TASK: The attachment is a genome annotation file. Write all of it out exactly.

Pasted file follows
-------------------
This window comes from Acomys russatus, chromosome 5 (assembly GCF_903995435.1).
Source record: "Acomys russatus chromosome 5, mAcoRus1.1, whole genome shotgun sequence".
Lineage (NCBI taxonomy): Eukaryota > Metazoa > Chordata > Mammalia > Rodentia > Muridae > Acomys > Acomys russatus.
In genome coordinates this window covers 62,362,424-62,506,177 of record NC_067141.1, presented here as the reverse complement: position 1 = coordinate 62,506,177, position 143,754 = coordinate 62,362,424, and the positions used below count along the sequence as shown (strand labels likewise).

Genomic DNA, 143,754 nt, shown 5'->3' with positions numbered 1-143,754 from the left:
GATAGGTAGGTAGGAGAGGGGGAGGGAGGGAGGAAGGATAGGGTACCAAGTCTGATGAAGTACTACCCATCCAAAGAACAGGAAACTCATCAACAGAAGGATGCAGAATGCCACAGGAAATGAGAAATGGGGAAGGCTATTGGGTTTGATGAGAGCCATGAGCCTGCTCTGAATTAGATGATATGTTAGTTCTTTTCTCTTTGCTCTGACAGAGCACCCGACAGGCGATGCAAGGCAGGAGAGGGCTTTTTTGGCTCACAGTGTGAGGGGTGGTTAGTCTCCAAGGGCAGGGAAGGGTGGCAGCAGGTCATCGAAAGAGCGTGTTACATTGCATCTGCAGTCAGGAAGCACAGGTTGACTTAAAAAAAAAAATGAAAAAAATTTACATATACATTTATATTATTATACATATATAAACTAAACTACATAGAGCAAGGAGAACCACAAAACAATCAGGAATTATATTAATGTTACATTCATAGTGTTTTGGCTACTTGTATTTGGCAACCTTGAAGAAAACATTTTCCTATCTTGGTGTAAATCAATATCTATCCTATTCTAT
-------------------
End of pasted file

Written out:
This window comes from Acomys russatus, chromosome 5 (assembly GCF_903995435.1).
Source record: "Acomys russatus chromosome 5, mAcoRus1.1, whole genome shotgun sequence".
Lineage (NCBI taxonomy): Eukaryota > Metazoa > Chordata > Mammalia > Rodentia > Muridae > Acomys > Acomys russatus.
In genome coordinates this window covers 62,362,424-62,506,177 of record NC_067141.1, presented here as the reverse complement: position 1 = coordinate 62,506,177, position 143,754 = coordinate 62,362,424, and the positions used below count along the sequence as shown (strand labels likewise).

Genomic DNA, 143,754 nt, shown 5'->3' with positions numbered 1-143,754 from the left:
GATAGGTAGGTAGGAGAGGGGGAGGGAGGGAGGAAGGATAGGGTACCAAGTCTGATGAAGTACTACCCATCCAAAGAACAGGAAACTCATCAACAGAAGGATGCAGAATGCCACAGGAAATGAGAAATGGGGAAGGCTATTGGGTTTGATGAGAGCCATGAGCCTGCTCTGAATTAGATGATATGTTAGTTCTTTTCTCTTTGCTCTGACAGAGCACCCGACAGGCGATGCAAGGCAGGAGAGGGCTTTTTTGGCTCACAGTGTGAGGGGTGGTTAGTCTCCAAGGGCAGGGAAGGGTGGCAGCAGGTCATCGAAAGAGCGTGTTACATTGCATCTGCAGTCAGGAAGCACAGGTTGACTTAAAAAAAAAAATGAAAAAAATTTACATATACATTTATATTATTATACATATATAAACTAAACTACATAGAGCAAGGAGAACCACAAAACAATCAGGAATTATATTAATGTTACATTCATAGTGTTTTGGCTACTTGTATTTGGCAACCTTGAAGAAAACATTTTCCTATCTTGGTGTAAATCAATATCTATCCTATTCTAT